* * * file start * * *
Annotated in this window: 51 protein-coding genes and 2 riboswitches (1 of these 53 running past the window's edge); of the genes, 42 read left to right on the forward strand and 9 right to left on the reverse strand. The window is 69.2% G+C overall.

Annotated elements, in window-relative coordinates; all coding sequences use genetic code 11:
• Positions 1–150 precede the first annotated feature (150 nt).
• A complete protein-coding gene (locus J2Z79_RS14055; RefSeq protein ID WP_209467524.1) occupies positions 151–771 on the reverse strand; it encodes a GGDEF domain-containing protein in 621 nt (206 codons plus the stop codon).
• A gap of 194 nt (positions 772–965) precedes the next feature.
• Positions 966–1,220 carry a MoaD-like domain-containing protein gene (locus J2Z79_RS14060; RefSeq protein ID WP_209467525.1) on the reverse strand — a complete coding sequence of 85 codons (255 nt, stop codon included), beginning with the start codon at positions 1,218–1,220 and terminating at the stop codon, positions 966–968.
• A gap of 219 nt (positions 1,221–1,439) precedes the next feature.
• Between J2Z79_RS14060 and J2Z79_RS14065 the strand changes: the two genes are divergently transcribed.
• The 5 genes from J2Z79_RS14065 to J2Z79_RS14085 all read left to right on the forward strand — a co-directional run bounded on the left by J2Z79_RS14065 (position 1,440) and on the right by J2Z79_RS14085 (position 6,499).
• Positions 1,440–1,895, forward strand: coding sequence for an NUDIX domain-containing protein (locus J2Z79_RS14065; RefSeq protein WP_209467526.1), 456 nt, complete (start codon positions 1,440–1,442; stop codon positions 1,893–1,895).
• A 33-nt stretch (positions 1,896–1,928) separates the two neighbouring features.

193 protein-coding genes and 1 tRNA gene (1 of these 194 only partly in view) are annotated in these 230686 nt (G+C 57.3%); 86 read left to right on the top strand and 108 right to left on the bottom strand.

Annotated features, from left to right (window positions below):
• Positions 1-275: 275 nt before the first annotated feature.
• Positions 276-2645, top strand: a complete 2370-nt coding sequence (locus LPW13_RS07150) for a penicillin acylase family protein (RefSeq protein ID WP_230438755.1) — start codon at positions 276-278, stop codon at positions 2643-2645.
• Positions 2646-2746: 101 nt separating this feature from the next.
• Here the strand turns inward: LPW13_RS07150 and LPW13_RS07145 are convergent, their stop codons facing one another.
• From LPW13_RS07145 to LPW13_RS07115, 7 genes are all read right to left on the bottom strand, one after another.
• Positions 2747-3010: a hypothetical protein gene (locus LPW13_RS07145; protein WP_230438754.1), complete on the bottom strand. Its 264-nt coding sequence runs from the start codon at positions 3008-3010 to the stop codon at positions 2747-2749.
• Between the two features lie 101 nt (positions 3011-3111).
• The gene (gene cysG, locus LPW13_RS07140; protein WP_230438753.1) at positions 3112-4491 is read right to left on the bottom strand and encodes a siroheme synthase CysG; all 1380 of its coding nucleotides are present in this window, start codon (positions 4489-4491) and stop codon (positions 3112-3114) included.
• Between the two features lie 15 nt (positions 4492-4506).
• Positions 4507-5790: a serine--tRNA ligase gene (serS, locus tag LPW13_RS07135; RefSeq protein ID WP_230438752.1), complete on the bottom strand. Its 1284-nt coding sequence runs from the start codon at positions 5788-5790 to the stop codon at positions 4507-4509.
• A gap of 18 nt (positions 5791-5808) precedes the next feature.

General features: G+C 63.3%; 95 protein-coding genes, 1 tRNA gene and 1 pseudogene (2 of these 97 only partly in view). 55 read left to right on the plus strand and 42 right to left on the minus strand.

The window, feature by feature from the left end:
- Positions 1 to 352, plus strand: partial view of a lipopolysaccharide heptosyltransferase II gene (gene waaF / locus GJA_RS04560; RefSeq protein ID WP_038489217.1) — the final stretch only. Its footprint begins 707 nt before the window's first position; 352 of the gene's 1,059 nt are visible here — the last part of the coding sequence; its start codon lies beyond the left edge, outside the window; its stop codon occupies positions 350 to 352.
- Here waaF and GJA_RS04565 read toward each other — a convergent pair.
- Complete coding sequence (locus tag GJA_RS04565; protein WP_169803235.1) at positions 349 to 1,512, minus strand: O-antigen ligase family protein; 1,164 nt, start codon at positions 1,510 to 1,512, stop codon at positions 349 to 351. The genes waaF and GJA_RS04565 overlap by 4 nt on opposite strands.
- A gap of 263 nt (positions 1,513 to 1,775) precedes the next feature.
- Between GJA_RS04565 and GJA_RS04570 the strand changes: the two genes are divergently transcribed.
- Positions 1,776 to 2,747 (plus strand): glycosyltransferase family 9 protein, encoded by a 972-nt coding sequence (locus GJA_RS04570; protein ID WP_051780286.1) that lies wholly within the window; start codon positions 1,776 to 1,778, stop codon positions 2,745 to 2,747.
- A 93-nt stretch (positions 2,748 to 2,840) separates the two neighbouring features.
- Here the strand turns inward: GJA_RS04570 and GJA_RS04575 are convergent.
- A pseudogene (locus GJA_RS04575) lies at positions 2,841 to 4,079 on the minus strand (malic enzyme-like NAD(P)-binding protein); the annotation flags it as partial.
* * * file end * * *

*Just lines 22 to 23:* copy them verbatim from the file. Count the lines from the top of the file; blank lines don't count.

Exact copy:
• Between the two features lie 15 nt (positions 4492-4506).
• Positions 4507-5790: a serine--tRNA ligase gene (serS, locus tag LPW13_RS07135; RefSeq protein ID WP_230438752.1), complete on the bottom strand. Its 1284-nt coding sequence runs from the start codon at positions 5788-5790 to the stop codon at positions 4507-4509.